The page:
Preview: Demon’s Souls Eyes-On – Staring Death in the Face


Monday evening I was invited to sit in on a video web cast of a live press demo for Demon’s Souls, Atlus USA’s upcoming PS3-exclusive action-RPG. Obviously I wasn’t able to actually play the game for myself (though I will have an early review build coming in any day now), but I did get to watch Atlus’ PR front man (and keeper of the “sticky white stuff”) Aram Jabbari play the game (and get his ass handed to him repeatedly) for roughly an hour and a half, asking questions about the game along the way. It was a fun demo and I learned quite a bit about the game I hadn’t heard before.

By now I’m sure you’ve heard numerous stories about how difficult Demon’s Souls is, but until you see (or play) it first hand you really can’t appreciate just how hardcore it is. Before playing Demon’s Souls, there is one important thing you must know – you will die and you will die a lot. But what you also must know is that death doesn’t mean game over like it does in other games. When you die in Demon’s Souls you are actually just getting started.

When a nasty mob cuts you down you enter Soul form, and while exploring the world in Soul form your health is capped until you’re able to return to the realm of the living. This is where the game gets interesting.

In order to return to your living body, you must do one of three things: grind out enough loot (in a weakened state, remember) to get yourself a special resurrection stone, offer your services to another player as a Phantom and fight side by side in co-op to help them slay a mighty demon, or invade another player’s game as a Black Phantom and strike them down PvP style. The choice is yours.

Another interesting thing I learned about was the game’s tendency system. Depending on your performance, the game world actually shifts in difficulty…but not how you might expect. If you find yourself dying a lot, the current area will actually become more (not less) difficult, yet when you are successful the mobs actually become easier and new paths may open up. I guess the developers wanted to reward players who think about what lies ahead and use smart combat tactics and penalize impatient players who charge into the fray without a battle plan.

During the demo we actually got to see the extreme end of the tendency system’s impact on the game world when Aram joined into a game with another player who was obviously a complete moron and had been failing repeatedly, as the creatures were virtually impossible for them to kill. But don’t worry, the tendency of an area isn’t permanent. If the difficulty gets too out of hand, an easy-to-kill demon will spawn in and, once defeated, return the tendency back to a reasonable level.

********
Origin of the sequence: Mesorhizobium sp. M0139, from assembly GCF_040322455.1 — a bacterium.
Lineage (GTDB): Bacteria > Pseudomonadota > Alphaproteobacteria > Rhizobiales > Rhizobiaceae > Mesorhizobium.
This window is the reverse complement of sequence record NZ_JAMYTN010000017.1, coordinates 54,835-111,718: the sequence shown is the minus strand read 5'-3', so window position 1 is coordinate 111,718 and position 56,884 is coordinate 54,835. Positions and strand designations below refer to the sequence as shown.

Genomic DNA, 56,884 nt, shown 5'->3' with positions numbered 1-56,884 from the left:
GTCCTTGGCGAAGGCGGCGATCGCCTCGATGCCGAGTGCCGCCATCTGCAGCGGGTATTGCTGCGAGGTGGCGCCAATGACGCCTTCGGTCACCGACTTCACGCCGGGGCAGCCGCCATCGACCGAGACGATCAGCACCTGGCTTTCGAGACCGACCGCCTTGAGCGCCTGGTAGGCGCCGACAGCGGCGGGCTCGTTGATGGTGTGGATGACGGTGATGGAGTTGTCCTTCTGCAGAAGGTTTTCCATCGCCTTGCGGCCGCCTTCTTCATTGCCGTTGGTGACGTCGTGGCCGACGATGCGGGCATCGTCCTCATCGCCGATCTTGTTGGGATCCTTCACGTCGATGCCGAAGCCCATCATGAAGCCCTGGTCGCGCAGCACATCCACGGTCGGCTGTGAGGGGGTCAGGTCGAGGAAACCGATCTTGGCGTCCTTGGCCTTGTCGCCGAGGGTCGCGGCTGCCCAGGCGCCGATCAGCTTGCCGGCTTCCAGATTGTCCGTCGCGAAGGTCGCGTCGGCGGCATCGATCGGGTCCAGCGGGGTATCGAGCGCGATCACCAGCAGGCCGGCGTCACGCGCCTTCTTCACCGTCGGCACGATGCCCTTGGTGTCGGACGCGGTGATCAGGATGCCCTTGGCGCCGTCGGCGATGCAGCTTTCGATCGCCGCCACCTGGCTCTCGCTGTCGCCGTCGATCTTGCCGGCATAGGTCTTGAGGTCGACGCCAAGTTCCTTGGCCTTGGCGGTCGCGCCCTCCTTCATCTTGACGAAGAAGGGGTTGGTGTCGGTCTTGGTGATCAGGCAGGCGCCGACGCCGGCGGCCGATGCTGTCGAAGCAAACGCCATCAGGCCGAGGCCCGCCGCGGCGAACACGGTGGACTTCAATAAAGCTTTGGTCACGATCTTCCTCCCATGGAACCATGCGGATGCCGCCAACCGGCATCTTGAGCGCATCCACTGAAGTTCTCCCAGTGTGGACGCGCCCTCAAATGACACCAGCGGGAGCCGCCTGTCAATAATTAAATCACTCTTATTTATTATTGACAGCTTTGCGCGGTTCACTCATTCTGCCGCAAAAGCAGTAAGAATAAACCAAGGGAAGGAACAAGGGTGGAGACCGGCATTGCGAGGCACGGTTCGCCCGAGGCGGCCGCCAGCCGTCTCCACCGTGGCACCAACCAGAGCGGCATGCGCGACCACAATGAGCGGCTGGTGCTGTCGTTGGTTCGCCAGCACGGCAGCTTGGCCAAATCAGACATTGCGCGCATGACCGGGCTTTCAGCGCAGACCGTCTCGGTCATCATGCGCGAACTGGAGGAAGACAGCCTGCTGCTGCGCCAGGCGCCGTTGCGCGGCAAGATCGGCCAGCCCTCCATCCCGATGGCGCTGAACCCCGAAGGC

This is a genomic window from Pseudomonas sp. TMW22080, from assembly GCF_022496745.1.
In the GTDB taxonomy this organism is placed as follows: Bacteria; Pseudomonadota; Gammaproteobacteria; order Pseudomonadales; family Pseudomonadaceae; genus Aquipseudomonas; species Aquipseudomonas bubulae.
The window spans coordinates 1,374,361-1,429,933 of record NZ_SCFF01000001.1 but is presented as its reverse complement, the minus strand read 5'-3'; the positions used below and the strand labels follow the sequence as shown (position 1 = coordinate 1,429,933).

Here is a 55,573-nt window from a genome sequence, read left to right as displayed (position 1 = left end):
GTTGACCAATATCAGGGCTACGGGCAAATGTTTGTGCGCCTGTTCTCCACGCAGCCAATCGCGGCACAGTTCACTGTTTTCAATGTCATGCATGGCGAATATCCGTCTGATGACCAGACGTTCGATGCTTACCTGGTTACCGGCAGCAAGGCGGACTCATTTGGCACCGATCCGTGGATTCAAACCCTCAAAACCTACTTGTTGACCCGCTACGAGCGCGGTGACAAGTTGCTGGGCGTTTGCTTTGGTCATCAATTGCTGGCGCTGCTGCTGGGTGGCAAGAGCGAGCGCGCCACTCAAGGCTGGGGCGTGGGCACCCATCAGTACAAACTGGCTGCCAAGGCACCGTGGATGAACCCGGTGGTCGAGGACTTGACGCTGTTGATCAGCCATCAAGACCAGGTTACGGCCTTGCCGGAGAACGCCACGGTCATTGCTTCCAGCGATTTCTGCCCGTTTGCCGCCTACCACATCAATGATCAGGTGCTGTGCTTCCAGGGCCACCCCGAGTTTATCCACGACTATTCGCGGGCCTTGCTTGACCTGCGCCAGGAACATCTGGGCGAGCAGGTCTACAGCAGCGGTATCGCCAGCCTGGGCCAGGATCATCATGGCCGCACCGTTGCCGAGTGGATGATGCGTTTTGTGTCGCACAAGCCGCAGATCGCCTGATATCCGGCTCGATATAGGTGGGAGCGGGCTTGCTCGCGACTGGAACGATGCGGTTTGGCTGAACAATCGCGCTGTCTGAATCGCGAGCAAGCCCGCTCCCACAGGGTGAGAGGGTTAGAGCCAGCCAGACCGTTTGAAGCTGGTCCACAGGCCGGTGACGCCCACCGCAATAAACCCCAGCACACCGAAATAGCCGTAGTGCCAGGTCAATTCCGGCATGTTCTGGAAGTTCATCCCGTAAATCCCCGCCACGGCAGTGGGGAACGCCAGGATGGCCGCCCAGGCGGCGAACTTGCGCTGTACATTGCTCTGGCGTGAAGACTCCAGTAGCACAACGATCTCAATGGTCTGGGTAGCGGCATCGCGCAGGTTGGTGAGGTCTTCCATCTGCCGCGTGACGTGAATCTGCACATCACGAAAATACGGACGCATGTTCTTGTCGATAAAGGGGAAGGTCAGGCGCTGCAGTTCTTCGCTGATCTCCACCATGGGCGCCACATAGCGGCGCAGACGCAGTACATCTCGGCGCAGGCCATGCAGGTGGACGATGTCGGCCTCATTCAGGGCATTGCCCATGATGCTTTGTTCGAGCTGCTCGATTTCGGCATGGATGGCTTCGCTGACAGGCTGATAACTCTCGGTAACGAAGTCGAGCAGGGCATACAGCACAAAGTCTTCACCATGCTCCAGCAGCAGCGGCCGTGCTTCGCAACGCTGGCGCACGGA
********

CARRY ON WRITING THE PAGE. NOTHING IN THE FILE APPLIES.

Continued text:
The main purpose of the demo was supposedly to show more of the game’s co-op multiplayer component, but unfortunately Aram had a tough time finding another player to team up with (he was playing the Japanese version and I guess the servers were slow due to the time difference) so we never really got to see that part of the game. This raised some important questions about the game’s method of matchmaking.

You see, although the game has familiar elements of an MMORPG, it isn’t designed to be a game you can jump into with a few buddies and slog through dungeons – think of it more as a solo RPG with multiplayer benefits available if you need them. Technically, there is no matchmaking, you can’t invite friends from your friends list, and there is no support for voice chat (text messages can be created from a variety of predefined words and phrases though). When you are in Soul form, you can place a marker on the ground offering your service to other players in the area, and if another player walks by and needs help they can invite you into their game. But if no one else is around, you are sort of out of luck. That may seem a bit harsh, but that’s the point.

Demon’s Souls looks like a fairly standard dungeon crawler on the surface, but it is actually a very unique breed of RPG, one that certainly will not be for the impatient or faint of heart. It was difficult to gauge exactly how certain elements worked without my own hands on the controller, but overall, as a hardcore RPG enthusiast I was impressed with what I saw and can’t wait to lead my own adventurer through the perilous lands of Boletaria…and die, over, and over, and over again!

Demon’s Souls is scheduled to ship on October 6th exclusively for the PS3. The game is available for pre-order now in a standard edition for $59.99 and a $69.99 Deluxe Edition equipped with a 150-page strategy guide and collectible slipcase cover. Both versions also come with an art book and soundtrack as pre-order bonuses.

Back with a full review leading up to the game’s launch. In the meantime, if you have any other questions about the game drop them in the comments.

About the Author

Matt Litten is the full-time editor and owner of He is responsible for maintaining the day to day operation of the site, editing all staff content before it is published, and contributing regular news, reviews, previews and other articles. Matt landed his first gig in the video game review business writing for the now-defunct website After the sad and untimely close of BonusStage, the former staff went on to found After a short stint as US Site Manager for AceGamez, Matt assumed full ownership over VGBlogger, and to this day he is dedicated to making it one of the top video game blogs in all the blogosphere. Matt is a fair-minded reviewer and lover of games of all platforms and types, big or small, hyped or niche, big-budget or indie. But that doesn't mean he will let poor games slide without a good thrashing when necessary!